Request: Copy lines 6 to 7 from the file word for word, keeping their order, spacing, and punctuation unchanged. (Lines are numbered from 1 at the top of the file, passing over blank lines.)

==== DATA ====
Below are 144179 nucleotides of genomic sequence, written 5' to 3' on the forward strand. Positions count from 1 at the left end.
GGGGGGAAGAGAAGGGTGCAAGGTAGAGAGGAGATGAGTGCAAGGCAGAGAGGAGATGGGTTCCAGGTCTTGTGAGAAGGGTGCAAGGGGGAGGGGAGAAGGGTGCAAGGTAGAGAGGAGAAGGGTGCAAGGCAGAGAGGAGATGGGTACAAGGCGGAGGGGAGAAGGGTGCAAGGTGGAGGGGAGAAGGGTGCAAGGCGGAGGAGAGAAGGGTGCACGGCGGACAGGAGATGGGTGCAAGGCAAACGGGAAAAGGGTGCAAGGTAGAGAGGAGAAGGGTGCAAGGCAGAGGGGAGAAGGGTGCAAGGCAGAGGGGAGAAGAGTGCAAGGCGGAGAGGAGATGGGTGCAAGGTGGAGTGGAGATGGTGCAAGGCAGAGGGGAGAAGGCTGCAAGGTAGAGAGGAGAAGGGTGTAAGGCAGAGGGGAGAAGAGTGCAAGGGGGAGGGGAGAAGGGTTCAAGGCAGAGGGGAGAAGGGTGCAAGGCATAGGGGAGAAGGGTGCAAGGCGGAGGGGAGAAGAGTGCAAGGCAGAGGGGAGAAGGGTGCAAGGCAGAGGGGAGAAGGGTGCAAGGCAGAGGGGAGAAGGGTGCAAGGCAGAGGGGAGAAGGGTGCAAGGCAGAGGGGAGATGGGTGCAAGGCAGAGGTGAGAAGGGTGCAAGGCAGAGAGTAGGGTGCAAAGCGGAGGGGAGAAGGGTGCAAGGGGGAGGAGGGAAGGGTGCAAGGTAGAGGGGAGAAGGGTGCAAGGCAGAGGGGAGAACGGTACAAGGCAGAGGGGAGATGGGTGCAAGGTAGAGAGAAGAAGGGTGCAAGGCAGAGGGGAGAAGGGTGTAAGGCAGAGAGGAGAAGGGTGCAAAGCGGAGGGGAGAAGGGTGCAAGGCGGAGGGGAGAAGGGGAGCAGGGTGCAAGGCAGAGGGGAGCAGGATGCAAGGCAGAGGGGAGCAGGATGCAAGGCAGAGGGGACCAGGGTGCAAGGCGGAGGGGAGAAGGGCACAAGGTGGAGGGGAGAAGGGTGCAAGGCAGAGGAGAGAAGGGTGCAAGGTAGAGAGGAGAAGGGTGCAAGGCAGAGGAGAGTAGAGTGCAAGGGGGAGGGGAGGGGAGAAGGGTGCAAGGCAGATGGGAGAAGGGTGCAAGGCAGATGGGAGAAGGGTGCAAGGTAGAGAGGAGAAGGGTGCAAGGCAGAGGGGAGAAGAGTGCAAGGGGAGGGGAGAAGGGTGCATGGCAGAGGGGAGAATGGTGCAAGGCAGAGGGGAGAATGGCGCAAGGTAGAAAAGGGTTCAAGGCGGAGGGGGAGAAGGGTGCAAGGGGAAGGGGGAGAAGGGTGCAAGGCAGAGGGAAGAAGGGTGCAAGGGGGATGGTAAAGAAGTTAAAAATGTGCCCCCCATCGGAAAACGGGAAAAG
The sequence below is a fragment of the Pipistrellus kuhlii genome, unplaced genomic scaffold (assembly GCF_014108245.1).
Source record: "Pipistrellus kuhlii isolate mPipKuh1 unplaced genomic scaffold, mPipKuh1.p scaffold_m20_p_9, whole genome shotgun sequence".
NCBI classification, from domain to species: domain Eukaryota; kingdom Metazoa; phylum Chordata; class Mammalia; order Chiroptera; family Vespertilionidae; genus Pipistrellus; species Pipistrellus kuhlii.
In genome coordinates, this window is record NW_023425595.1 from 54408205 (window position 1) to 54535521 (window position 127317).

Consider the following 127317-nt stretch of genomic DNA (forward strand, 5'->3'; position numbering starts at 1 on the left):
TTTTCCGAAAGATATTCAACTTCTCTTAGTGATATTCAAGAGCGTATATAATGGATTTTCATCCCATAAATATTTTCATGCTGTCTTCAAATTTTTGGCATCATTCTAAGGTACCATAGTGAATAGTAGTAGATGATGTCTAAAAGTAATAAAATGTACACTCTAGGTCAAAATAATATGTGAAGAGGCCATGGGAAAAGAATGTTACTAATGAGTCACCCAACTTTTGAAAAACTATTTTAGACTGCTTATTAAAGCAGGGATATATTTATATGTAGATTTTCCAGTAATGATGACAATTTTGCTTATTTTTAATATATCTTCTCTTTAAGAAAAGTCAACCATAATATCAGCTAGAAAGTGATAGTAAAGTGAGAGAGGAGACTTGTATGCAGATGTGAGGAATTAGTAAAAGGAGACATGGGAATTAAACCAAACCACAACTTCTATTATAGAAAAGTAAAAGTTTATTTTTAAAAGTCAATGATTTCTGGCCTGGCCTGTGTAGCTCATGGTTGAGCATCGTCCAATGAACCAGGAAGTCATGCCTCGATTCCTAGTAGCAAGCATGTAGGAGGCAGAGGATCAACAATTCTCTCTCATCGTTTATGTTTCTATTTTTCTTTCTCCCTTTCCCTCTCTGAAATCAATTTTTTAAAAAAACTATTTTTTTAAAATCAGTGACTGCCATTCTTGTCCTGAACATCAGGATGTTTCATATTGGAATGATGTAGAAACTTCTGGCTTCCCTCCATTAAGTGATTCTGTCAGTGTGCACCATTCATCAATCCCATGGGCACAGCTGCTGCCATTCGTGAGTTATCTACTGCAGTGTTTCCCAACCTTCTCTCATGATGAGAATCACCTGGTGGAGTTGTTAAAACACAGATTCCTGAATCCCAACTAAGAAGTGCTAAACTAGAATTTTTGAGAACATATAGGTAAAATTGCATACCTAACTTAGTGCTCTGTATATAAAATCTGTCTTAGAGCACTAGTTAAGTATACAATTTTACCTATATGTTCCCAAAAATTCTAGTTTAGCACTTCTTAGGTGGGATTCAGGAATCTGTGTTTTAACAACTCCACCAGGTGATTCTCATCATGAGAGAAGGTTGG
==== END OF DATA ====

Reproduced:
In genome coordinates, this window is record NW_023425595.1 from 54408205 (window position 1) to 54535521 (window position 127317).

Consider the following 127317-nt stretch of genomic DNA (forward strand, 5'->3'; position numbering starts at 1 on the left):